2. LB T.T. Barber, Sr.
Barber’s production slipped considerably in 2014. But he’s still one of the most disruptive linebackers in the league, earning Second Team All-Conference USA. Despite the drop in numbers, he led the team with 72 tackles to go along with 7.5 stops for loss, two interceptions and a pair of forced fumbles. The Blue Raider staff is hoping its 6-1, 229-pound thumper can recapture his sophomore form, when money plays were far more commonplace.
3. LG Darius Johnson, Sr.
Johnson has been a rock up front for the Blue Raiders, and one of Conference USA’s most accomplished blockers. He’s started 37 consecutive games in Murfreesboro, ascending to the all-conference second team in 2014. At 6-3 and 305 pounds, he’ll be a guard at the next level, but until this year he’s been a top-flight pass protector, with the feet, agility and upper body strength to seal off the edge on opposing pass rushers. However, in an effort to bring more physicality to the interior, the coaches are moving him to left guard.
4. QB Austin Grammer, Jr.
While Grammer wasn’t anointed the successor to Logan Kilgore until late August, he might be entrenched as the starter for the next two seasons. Yeah, there’s work to be done, but the foundation is down. Grammer started every game of 2014, providing a running threat with 442 rushing yards and six touchdowns. And while the 6-2, 205-pounder needs to uncork the ball with more consistency, he did complete 221-of-338 passes for 2,557 yards, 17 touchdowns and 12 picks. The staff is confident the junior will make another stride in his evolution this fall.
5. RB Shane Tucker, Sr.
Tucker came off the bench in all but a single 2014 game, yet the role had little impact on his production. Even with touches divvied up between myriad Blue Raiders, the versatile 6-0, 217-pound still led the team with 12 total touchdowns and 837 yards from scrimmage, 486 on the ground and 351 through the air. Despite his impressive size, Tucker is one of Middle Tennessee’s most athletic skill position players, leaping over piles at the goal line and showcasing the ball skills of a wide receiver.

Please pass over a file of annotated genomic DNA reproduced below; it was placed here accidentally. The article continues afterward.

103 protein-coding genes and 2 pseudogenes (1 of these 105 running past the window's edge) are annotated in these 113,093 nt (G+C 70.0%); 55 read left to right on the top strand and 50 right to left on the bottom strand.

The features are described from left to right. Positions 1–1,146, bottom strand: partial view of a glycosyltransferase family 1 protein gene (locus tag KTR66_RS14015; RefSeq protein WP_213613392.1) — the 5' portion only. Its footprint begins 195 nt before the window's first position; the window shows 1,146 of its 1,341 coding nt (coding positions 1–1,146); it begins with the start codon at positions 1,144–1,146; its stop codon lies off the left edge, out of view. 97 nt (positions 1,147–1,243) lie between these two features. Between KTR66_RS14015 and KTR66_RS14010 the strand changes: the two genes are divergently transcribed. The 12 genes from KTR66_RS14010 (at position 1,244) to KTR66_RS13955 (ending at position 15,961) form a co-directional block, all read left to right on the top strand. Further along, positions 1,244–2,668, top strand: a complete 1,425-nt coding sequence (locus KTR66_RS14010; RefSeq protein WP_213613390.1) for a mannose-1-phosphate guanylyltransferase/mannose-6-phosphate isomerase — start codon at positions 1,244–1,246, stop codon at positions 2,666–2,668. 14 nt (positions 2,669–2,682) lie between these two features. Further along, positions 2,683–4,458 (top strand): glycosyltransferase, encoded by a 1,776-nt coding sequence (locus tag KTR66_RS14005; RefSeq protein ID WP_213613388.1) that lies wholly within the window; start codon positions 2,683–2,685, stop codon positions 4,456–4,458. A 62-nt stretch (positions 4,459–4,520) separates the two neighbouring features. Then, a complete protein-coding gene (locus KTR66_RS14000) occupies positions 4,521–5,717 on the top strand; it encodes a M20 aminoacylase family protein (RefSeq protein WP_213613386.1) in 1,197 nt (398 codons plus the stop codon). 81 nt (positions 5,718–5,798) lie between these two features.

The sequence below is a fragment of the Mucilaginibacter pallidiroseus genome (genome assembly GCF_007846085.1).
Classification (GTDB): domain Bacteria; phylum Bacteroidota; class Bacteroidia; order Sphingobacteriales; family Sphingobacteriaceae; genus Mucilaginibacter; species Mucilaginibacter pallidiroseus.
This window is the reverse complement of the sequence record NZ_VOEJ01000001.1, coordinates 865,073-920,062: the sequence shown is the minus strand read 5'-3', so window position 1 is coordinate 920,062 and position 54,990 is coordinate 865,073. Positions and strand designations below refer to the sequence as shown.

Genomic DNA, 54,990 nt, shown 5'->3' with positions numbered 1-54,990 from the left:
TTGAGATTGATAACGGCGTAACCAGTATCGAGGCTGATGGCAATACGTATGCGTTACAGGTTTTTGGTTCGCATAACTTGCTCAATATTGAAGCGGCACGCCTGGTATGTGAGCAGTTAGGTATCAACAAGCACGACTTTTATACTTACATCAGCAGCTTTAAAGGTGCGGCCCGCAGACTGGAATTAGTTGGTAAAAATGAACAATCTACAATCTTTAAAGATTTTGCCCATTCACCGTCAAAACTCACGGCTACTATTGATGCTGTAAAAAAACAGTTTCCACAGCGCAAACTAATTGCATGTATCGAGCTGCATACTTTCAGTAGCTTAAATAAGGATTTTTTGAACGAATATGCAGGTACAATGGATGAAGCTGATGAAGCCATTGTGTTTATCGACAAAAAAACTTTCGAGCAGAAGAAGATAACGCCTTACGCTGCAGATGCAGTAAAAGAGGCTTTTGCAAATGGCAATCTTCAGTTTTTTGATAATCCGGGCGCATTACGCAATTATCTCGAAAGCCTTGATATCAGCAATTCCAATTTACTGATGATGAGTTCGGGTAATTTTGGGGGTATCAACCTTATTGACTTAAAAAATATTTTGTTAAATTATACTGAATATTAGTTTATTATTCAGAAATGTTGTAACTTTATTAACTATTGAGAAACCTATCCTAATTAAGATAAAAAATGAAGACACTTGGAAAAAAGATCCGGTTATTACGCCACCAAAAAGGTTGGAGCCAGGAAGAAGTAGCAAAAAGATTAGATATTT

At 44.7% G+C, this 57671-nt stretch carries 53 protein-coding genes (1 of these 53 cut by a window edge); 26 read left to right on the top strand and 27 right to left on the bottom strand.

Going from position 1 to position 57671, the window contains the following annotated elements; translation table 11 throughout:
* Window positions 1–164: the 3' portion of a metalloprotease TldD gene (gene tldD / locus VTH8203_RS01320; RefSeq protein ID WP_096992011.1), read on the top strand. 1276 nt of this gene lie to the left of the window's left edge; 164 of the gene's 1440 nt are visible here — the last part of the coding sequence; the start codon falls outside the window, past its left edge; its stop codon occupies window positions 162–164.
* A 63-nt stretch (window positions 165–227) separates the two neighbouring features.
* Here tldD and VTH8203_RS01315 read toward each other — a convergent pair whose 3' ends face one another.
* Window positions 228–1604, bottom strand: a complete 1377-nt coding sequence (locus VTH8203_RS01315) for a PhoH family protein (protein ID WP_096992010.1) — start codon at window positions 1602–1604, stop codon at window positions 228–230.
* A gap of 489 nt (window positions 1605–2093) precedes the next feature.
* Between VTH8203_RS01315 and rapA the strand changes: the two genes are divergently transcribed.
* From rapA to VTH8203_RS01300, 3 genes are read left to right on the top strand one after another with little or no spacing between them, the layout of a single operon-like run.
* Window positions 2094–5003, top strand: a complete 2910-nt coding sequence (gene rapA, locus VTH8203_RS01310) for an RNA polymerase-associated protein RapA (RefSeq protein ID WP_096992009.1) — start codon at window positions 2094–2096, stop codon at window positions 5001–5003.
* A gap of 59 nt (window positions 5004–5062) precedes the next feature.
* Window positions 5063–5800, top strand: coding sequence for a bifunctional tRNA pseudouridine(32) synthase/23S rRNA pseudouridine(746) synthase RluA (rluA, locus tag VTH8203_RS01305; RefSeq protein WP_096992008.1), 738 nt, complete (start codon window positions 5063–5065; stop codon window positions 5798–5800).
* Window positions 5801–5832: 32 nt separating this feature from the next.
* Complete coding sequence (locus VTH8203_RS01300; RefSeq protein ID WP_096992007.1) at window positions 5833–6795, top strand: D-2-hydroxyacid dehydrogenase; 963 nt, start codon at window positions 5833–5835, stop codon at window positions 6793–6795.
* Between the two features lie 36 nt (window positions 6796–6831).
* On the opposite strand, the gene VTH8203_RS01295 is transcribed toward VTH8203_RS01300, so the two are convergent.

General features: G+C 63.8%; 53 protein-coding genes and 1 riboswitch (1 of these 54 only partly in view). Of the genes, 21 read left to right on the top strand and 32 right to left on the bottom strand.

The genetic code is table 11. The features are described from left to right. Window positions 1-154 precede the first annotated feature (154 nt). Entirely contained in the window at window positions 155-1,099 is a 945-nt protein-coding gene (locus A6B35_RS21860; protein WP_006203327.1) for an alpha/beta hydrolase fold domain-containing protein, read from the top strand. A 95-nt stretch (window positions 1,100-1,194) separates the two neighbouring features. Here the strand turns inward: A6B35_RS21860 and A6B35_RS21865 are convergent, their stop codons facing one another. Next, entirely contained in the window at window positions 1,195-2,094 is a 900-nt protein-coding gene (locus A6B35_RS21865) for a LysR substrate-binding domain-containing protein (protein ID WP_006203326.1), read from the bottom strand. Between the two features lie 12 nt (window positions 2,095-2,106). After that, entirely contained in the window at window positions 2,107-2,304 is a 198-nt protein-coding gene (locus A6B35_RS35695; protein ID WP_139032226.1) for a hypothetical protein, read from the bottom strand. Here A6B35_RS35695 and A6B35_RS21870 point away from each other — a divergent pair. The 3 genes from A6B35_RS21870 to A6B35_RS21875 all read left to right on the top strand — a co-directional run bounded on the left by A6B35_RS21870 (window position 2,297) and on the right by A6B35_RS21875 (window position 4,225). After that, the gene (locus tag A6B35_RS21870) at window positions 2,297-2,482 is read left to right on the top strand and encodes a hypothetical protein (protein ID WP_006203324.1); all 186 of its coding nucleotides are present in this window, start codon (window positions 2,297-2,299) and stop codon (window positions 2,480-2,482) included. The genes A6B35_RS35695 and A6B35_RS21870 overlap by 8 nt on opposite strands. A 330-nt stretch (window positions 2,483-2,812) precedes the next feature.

6. RB Jordan Parker, Sr.
After seeing his output drop for a second straight year, Parker is banking on a rebound in his Murfreesboro finale. He’s an all-around talented runner, with the 6-1, 222-pound frame to shoulder the load each week. But he lacked the same burst he had prior to suffering a sports hernia and hip injury the prior year. And his touches suffered accordingly, plummeting to a career-low 128 carries for 546 yards and two touchdowns. Parker has all-league tools, but he’ll first have to recapture his rookie form.
7. DT Patrick McNeil, Sr.
McNeil is the leader of an underrated collection of Blue Raider tackles that’ll help congest running lanes in the fall. He’s a veteran of 28 career starts, with the agility at 6-1 and 320 pounds to follow former linemate Jimmy Staten into the NFL next spring. McNeil was named honorable mention All-Conference USA, despite making just 15 tackles, two stops for loss and a sack, an indication of the respect he gets from around the league.
8. WR Ed Batties, Sr.
Batties started 11 games in his first season since transferring from Kilgore (Tex.) College, leading the Blue Raiders in receptions. The former JUCO All-American caught 45 passes for 474 yards and three touchdowns, but a lot more will be expected from him this season. Batties is a lean and agile 6-0, 197-pounder, who gets in and out of breaks quickly and needs to be put in the right positions to make more plays this fall.
9. DT Shaquille Huff, Jr.
Huff goes shoulder-to-shoulder with teammate Patrick McNeil to give the Blue Raiders a formidable pair of 6-1, 320-pounders on the interior of the defensive line. Huff exploited the attention McNeil received from opposing blockers, collecting 28 tackles, five stops behind the line and a pair of sacks in 2014. He’s thick and very strong at the point of attack, which often allows him to become an immovable object against the run.
10. FS Xavier Walker, Sr.
Walker is the other half of one of the premier safety tandems in Conference USA. He’ll bring 22 career starts into his final year of eligibility, along with a wealth of knowledge about the Blue Raider defense and opponents. At 6-4 and 212 pounds, he’s very long, which provides an edge when covering the league’s taller receivers. Walker made a career-high 61 tackles a season ago to finish third on the team, but the team wants to see him be more of a finisher in 2015.
|Sept. 5||Jackson State|
|Sept. 12||at Alabama|
|Sept. 26||at Illinois|
|Oct. 10||at WKU|
|Oct. 24||at Louisiana Tech|
|Oct. 31||OPEN DATE|
|Nov. 14||at Florida Atlantic|
|Nov. 21||North Texas|
|Nov. 28||at UTSA|
|Ten Best MT Players|
|1. SS Kevin Byard, Sr.|
|2. LB T.T. Barber, Sr.|
|3. LG Darius Johnson, Sr.|
|4. QB Austin Grammer, Jr.|
|5. RB Shane Tucker, Sr.|
|6. RB Jordan Parker, Sr.|
|7. DT Patrick McNeil, Sr.|
|8. WR Ed Batties, Sr.|
|9. DT Shaquille Huff, Jr.|
|10. FS Xavier Walker, Sr.|